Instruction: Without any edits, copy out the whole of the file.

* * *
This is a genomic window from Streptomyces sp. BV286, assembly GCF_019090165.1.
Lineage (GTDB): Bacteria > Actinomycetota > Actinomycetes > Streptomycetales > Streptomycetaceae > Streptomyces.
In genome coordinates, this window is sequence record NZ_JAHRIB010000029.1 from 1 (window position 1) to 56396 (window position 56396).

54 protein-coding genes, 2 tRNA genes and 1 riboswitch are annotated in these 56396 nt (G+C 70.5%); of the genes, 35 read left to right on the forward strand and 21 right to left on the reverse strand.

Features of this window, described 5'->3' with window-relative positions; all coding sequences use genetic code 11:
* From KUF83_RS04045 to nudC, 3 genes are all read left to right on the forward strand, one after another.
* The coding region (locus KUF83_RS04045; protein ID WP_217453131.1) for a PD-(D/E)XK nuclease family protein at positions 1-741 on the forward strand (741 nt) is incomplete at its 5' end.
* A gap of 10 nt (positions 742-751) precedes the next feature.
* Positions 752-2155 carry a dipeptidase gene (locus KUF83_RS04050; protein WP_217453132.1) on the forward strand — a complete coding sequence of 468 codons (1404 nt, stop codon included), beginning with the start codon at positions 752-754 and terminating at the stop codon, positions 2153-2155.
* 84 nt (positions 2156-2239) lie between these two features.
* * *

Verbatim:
This is a genomic window from Streptomyces sp. BV286, assembly GCF_019090165.1.
Lineage (GTDB): Bacteria > Actinomycetota > Actinomycetes > Streptomycetales > Streptomycetaceae > Streptomyces.
In genome coordinates, this window is sequence record NZ_JAHRIB010000029.1 from 1 (window position 1) to 56396 (window position 56396).

54 protein-coding genes, 2 tRNA genes and 1 riboswitch are annotated in these 56396 nt (G+C 70.5%); of the genes, 35 read left to right on the forward strand and 21 right to left on the reverse strand.

Features of this window, described 5'->3' with window-relative positions; all coding sequences use genetic code 11:
* From KUF83_RS04045 to nudC, 3 genes are all read left to right on the forward strand, one after another.
* The coding region (locus KUF83_RS04045; protein ID WP_217453131.1) for a PD-(D/E)XK nuclease family protein at positions 1-741 on the forward strand (741 nt) is incomplete at its 5' end.
* A gap of 10 nt (positions 742-751) precedes the next feature.
* Positions 752-2155 carry a dipeptidase gene (locus KUF83_RS04050; protein WP_217453132.1) on the forward strand — a complete coding sequence of 468 codons (1404 nt, stop codon included), beginning with the start codon at positions 752-754 and terminating at the stop codon, positions 2153-2155.
* 84 nt (positions 2156-2239) lie between these two features.